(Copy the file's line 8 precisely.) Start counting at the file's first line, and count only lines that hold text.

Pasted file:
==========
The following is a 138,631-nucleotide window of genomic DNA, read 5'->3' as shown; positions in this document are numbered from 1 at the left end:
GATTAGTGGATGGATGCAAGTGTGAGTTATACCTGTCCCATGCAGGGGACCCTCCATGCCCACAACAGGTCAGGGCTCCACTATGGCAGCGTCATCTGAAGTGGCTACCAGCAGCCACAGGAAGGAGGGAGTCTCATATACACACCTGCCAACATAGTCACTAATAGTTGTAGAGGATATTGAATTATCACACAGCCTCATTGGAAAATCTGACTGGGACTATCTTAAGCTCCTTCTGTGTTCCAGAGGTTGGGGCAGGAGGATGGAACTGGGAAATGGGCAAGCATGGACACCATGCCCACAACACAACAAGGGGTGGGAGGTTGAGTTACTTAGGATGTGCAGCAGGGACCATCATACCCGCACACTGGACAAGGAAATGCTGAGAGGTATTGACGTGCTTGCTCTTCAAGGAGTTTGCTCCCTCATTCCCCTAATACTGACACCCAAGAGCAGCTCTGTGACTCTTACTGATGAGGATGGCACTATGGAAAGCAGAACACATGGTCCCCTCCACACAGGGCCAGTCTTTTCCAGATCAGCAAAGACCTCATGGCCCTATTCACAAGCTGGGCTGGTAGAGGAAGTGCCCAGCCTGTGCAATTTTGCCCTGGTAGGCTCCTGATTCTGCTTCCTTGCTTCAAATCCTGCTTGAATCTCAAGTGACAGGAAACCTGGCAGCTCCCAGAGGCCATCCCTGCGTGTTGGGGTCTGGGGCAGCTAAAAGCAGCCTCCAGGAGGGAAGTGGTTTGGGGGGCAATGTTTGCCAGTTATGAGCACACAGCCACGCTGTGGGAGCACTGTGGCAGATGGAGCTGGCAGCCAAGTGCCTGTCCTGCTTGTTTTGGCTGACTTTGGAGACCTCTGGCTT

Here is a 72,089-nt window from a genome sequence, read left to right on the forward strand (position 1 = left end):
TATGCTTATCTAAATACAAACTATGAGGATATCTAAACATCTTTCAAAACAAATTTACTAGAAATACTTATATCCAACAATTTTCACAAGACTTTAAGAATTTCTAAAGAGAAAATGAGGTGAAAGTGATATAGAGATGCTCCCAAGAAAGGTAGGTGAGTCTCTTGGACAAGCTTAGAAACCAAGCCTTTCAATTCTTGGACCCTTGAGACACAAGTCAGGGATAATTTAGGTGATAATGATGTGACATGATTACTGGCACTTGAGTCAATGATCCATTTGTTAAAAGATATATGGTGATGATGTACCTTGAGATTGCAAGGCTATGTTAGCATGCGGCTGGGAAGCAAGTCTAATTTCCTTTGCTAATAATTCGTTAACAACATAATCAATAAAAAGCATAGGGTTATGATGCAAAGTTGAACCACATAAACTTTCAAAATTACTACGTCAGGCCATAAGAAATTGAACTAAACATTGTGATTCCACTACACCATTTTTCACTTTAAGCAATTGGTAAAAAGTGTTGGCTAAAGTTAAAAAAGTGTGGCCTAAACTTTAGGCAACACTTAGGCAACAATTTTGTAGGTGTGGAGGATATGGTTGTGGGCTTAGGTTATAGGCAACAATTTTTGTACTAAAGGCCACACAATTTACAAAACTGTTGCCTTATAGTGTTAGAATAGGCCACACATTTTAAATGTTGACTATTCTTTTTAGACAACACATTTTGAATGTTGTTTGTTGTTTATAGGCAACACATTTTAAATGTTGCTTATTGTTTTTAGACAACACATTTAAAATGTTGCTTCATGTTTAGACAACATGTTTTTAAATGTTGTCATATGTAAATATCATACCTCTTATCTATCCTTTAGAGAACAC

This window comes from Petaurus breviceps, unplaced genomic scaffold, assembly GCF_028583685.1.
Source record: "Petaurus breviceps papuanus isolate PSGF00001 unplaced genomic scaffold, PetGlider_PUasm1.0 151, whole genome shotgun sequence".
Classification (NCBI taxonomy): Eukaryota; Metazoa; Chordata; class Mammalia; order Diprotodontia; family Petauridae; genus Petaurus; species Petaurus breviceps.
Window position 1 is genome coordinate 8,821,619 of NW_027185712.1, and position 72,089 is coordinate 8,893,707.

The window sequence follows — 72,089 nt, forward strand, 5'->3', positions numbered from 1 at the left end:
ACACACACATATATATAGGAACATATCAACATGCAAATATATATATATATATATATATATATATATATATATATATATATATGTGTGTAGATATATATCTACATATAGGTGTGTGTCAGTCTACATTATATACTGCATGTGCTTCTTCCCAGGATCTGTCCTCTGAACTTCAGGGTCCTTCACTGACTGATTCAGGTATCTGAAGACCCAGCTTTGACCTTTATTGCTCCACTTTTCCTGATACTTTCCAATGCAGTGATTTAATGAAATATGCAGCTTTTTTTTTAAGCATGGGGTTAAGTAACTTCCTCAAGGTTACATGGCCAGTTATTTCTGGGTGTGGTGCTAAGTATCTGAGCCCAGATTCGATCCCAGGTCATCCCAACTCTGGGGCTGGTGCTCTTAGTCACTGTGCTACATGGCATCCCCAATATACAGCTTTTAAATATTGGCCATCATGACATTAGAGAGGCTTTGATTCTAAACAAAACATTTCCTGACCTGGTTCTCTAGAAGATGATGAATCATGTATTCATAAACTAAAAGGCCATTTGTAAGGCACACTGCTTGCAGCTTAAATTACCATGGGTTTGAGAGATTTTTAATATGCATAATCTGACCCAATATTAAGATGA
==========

Window position 1 is genome coordinate 8,821,619 of NW_027185712.1, and position 72,089 is coordinate 8,893,707.